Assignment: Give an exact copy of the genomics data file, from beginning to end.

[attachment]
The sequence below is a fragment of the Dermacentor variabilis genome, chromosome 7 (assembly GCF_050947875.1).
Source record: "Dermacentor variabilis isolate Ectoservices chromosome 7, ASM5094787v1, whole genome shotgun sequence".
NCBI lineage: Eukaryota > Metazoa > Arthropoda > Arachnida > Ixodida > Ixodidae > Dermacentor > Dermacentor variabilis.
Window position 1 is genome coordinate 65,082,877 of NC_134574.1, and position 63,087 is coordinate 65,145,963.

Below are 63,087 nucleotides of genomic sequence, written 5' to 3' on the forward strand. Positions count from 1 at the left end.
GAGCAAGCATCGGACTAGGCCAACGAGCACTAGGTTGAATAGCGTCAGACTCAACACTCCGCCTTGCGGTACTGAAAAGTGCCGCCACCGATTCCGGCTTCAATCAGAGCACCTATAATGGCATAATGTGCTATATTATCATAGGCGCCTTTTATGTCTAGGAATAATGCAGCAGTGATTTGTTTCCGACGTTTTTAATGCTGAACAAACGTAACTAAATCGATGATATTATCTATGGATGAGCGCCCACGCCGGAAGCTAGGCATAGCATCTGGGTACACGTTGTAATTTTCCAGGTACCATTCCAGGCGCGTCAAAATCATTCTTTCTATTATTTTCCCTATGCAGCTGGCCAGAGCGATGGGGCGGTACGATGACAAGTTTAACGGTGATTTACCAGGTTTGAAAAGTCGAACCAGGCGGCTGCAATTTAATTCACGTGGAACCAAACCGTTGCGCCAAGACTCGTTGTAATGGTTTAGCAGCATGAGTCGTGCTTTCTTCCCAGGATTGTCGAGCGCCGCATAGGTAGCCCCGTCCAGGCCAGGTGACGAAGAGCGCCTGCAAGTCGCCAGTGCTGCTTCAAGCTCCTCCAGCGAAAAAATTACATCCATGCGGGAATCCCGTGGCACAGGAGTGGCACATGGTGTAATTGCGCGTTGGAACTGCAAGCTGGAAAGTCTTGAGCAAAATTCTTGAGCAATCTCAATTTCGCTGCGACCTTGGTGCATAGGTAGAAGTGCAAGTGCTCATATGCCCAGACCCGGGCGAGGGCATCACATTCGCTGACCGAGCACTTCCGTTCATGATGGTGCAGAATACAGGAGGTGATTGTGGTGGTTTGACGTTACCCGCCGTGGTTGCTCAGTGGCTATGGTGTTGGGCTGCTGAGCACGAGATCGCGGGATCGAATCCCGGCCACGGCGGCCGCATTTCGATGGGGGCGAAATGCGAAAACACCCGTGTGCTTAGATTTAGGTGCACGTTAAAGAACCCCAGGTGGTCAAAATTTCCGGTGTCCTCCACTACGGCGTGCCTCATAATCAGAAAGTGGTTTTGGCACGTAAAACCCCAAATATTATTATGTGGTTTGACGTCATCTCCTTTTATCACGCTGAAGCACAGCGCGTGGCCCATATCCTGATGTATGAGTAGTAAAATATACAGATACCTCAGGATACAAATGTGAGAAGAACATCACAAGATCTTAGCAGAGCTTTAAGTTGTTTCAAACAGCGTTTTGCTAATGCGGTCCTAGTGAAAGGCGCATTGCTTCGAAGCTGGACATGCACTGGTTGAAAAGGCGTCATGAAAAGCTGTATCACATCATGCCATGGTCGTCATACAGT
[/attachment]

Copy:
The sequence below is a fragment of the Dermacentor variabilis genome, chromosome 7 (assembly GCF_050947875.1).
Source record: "Dermacentor variabilis isolate Ectoservices chromosome 7, ASM5094787v1, whole genome shotgun sequence".
NCBI lineage: Eukaryota > Metazoa > Arthropoda > Arachnida > Ixodida > Ixodidae > Dermacentor > Dermacentor variabilis.
Window position 1 is genome coordinate 65,082,877 of NC_134574.1, and position 63,087 is coordinate 65,145,963.

Below are 63,087 nucleotides of genomic sequence, written 5' to 3' on the forward strand. Positions count from 1 at the left end.
GAGCAAGCATCGGACTAGGCCAACGAGCACTAGGTTGAATAGCGTCAGACTCAACACTCCGCCTTGCGGTACTGAAAAGTGCCGCCACCGATTCCGGCTTCAATCAGAGCACCTATAATGGCATAATGTGCTATATTATCATAGGCGCCTTTTATGTCTAGGAATAATGCAGCAGTGATTTGTTTCCGACGTTTTTAATGCTGAACAAACGTAACTAAATCGATGATATTATCTATGGATGAGCGCCCACGCCGGAAGCTAGGCATAGCATCTGGGTACACGTTGTAATTTTCCAGGTACCATTCCAGGCGCGTCAAAATCATTCTTTCTATTATTTTCCCTATGCAGCTGGCCAGAGCGATGGGGCGGTACGATGACAAGTTTAACGGTGATTTACCAGGTTTGAAAAGTCGAACCAGGCGGCTGCAATTTAATTCACGTGGAACCAAACCGTTGCGCCAAGACTCGTTGTAATGGTTTAGCAGCATGAGTCGTGCTTTCTTCCCAGGATTGTCGAGCGCCGCATAGGTAGCCCCGTCCAGGCCAGGTGACGAAGAGCGCCTGCAAGTCGCCAGTGCTGCTTCAAGCTCCTCCAGCGAAAAAATTACATCCATGCGGGAATCCCGTGGCACAGGAGTGGCACATGGTGTAATTGCGCGTTGGAACTGCAAGCTGGAAAGTCTTGAGCAAAATTCTTGAGCAATCTCAATTTCGCTGCGACCTTGGTGCATAGGTAGAAGTGCAAGTGCTCATATGCCCAGACCCGGGCGAGGGCATCACATTCGCTGACCGAGCACTTCCGTTCATGATGGTGCAGAATACAGGAGGTGATTGTGGTGGTTTGACGTTACCCGCCGTGGTTGCTCAGTGGCTATGGTGTTGGGCTGCTGAGCACGAGATCGCGGGATCGAATCCCGGCCACGGCGGCCGCATTTCGATGGGGGCGAAATGCGAAAACACCCGTGTGCTTAGATTTAGGTGCACGTTAAAGAACCCCAGGTGGTCAAAATTTCCGGTGTCCTCCACTACGGCGTGCCTCATAATCAGAAAGTGGTTTTGGCACGTAAAACCCCAAATATTATTATGTGGTTTGACGTCATCTCCTTTTATCACGCTGAAGCACAGCGCGTGGCCCATATCCTGATGTATGAGTAGTAAAATATACAGATACCTCAGGATACAAATGTGAGAAGAACATCACAAGATCTTAGCAGAGCTTTAAGTTGTTTCAAACAGCGTTTTGCTAATGCGGTCCTAGTGAAAGGCGCATTGCTTCGAAGCTGGACATGCACTGGTTGAAAAGGCGTCATGAAAAGCTGTATCACATCATGCCATGGTCGTCATACAGT